There are all sorts of travel gadgets available for dogs to make even the most gizmologically infatuated wriggle in an ecstasy of agonizing over the choices.
First question before ever hitting the road: to crate or not to crate? Whether? tis nobler in the vehicle to suffer the howls and whimpers of an outraged canine or take steps to secure the dog against the sea of hazards, and by securing, satisfy both dog and safety. In the past, most of us have been unthinkingly guilty of leaving our dogs at large in the vehicle while we travel, creating hazards for our own driving if they get excited and interfere with us as well as making the vehicle a death trap for them in case of an accident. In a collision -- or even a hard, sudden stop, a dog can become a living projectile with very little chance of coming out of the experience unscathed, or even alive
The first, obvious answer is crating and securing the crate so that it doesn't slide around . Crates don't have to be hard, bulky pieces of gear anymore, either. There are wire kennels made to knock down and store away in a small space, even for the largest dogs or soft travel “bags” that can be harnessed in place in a seat while allowing your dog to look out a hatch and check to make sure you aren't exceeding the speed limit or missing your exit.
For small dogs, there are booster seats that can be attached securely to the car seat and equipped with harnesses that will ensure little Brutus doesn't go hurtling through the interior when the inevitable pokeyfart pulls out in front of you in the hammer lane at 45 mph. You have enough to do, what with the swearing and sign language while operating the horn, brakes and steering all at the same time; you don't need to worry about catching the dog flying toward the windshield at 30 mph.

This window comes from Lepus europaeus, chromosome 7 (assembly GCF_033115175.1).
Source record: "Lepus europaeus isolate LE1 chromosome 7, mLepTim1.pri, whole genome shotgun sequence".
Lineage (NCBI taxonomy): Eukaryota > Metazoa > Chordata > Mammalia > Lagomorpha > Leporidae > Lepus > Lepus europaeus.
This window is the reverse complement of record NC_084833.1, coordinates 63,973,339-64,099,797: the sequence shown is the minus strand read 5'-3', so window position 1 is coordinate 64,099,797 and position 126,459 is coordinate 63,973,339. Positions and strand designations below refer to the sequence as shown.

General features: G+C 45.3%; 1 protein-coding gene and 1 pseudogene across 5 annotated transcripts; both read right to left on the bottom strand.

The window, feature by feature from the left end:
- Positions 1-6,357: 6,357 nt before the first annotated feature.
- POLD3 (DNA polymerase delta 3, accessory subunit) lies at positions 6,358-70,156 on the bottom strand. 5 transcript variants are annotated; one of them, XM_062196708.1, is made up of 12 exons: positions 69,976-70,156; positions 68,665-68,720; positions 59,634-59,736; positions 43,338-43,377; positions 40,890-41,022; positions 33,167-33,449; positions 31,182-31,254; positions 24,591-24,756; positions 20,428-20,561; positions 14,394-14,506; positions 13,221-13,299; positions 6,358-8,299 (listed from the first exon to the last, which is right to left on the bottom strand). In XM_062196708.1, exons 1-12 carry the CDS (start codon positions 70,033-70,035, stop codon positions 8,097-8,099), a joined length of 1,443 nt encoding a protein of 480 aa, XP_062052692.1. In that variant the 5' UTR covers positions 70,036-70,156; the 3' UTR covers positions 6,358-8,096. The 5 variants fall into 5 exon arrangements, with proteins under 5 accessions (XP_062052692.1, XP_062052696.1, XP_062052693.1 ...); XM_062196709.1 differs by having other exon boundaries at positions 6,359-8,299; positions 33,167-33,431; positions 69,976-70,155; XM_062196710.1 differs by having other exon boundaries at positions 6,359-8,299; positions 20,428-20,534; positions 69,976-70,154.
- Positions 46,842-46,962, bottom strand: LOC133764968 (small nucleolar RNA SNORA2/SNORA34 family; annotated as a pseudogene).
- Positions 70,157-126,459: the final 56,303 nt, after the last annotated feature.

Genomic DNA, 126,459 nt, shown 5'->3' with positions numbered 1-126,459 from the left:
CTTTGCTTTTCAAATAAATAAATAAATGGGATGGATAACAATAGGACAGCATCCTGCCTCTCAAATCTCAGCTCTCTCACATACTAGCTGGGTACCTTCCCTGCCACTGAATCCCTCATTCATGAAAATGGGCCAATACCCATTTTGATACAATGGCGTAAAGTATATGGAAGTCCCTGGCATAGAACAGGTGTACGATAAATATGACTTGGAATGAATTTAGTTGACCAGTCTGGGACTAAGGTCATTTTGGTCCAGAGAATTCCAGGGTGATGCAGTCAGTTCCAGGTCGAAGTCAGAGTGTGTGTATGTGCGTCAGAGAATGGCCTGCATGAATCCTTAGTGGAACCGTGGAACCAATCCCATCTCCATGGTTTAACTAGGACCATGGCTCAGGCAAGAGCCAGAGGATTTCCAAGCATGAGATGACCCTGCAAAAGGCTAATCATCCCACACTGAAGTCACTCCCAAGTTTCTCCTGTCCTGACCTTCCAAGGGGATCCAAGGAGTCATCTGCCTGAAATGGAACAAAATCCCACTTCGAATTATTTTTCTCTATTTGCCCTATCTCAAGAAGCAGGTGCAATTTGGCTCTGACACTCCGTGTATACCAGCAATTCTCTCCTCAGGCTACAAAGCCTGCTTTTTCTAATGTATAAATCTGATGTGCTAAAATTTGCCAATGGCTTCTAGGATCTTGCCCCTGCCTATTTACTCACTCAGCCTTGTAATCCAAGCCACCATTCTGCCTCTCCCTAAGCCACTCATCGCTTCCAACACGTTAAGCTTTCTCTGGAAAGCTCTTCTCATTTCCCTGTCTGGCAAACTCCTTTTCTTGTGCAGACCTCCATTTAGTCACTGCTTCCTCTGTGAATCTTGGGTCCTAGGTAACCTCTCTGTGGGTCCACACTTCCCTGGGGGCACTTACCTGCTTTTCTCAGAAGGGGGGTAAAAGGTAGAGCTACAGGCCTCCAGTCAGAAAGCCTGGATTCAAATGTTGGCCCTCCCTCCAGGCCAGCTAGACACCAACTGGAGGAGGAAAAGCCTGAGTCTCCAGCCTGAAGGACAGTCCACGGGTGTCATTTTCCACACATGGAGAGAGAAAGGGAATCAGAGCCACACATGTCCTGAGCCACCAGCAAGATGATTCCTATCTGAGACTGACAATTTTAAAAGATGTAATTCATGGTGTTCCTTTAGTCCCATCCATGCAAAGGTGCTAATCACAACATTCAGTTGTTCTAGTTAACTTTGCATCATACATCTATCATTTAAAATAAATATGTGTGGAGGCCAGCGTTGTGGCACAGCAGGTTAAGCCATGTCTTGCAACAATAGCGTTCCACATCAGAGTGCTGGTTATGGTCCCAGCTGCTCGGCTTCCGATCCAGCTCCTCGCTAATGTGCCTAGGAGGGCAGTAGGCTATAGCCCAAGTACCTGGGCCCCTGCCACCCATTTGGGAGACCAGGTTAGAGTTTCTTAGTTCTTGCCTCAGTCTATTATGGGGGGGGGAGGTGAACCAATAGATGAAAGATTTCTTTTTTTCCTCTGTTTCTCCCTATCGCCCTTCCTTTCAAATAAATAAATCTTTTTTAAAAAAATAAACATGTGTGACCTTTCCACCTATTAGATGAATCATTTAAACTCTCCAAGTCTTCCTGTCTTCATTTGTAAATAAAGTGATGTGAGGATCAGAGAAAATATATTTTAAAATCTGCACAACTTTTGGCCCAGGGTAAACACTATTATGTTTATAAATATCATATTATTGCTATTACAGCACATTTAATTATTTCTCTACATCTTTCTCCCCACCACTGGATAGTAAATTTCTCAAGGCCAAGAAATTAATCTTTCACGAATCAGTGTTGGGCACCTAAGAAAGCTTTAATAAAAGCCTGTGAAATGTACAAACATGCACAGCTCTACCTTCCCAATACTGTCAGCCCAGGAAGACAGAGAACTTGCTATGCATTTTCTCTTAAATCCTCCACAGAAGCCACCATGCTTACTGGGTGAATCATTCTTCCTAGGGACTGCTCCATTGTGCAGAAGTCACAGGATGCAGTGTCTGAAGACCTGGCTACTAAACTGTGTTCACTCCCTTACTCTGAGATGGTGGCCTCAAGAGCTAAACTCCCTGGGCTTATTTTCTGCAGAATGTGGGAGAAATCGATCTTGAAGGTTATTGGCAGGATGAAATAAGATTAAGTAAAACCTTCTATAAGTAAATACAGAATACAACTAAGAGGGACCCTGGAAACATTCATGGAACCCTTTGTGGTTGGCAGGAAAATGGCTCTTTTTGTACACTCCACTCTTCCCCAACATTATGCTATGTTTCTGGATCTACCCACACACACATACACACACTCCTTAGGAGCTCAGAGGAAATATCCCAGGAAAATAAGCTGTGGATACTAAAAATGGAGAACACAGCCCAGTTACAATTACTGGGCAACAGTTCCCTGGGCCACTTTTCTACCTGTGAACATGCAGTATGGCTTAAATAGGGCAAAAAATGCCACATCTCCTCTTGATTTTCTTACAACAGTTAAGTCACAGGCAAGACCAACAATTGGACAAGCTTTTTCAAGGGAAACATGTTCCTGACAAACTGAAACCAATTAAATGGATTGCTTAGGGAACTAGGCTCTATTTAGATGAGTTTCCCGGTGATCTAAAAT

Boosters aren't necessary or practical for large dogs. A good solution for the medium or large dog is a seat belt harness that attaches directly to the car's existing restraint system. Most allow your dog to move around in the seat, to change directions and to sit up or lay (or is it lie?) down but will keep them firmly contained in case of sudden deceleration or collision.
Another stellar reason to contain your dog inside the vehicle is to prevent a tragedy should you have to make a roadside stop. It's far too easy for your dog to get excited about a new adventure just because the vehicle has stopped and dart out of the door before you can say or do anything. ?Knuff said.
So . . . once you've arrived at your RV site, the next question is how do you let your dog enjoy the outdoors safely? First and foremost, if your dog is outside of the RV, you need to be there as well. Never, ever assume that any containment is 100% secure. Even if your dog can't get out of it, there's no guarantee someone won't do the opening for him, or even give him something he shouldn't have -- or just tease the dog. People do.
A tie out is the simplest answer to being able to let your dog have a safe amount of freedom outdoors while you're there. Some sites are thoughtful enough to provide secure stakes for your lines, but in most places, you'll need to bring your own staking, usually a sturdy screw-in type that's heavy and long enough to anchor securely in the ground with an eye to attach a clip. These are a better choice than simply tying your dog to a tree or post because they cut down on the dog getting wound around the tree or post and barking in frustration.
Another possibility is a portable wireless fence. If you go that route, remember that while it may keep your dog in, it's not going to keep other dogs -- or animals -- out, also remember that if the impetus is strong enough, the jolt from the fence might not be strong enough to deter your dog from bolting. Know your dog's drive before you make the decision to go the wireless route, and remember, you must train your dog how to use the fence! Don't just put it up, throw the collar on your dog and expect it to work. And don't forget to bring extra batteries for backup in case the power source fails.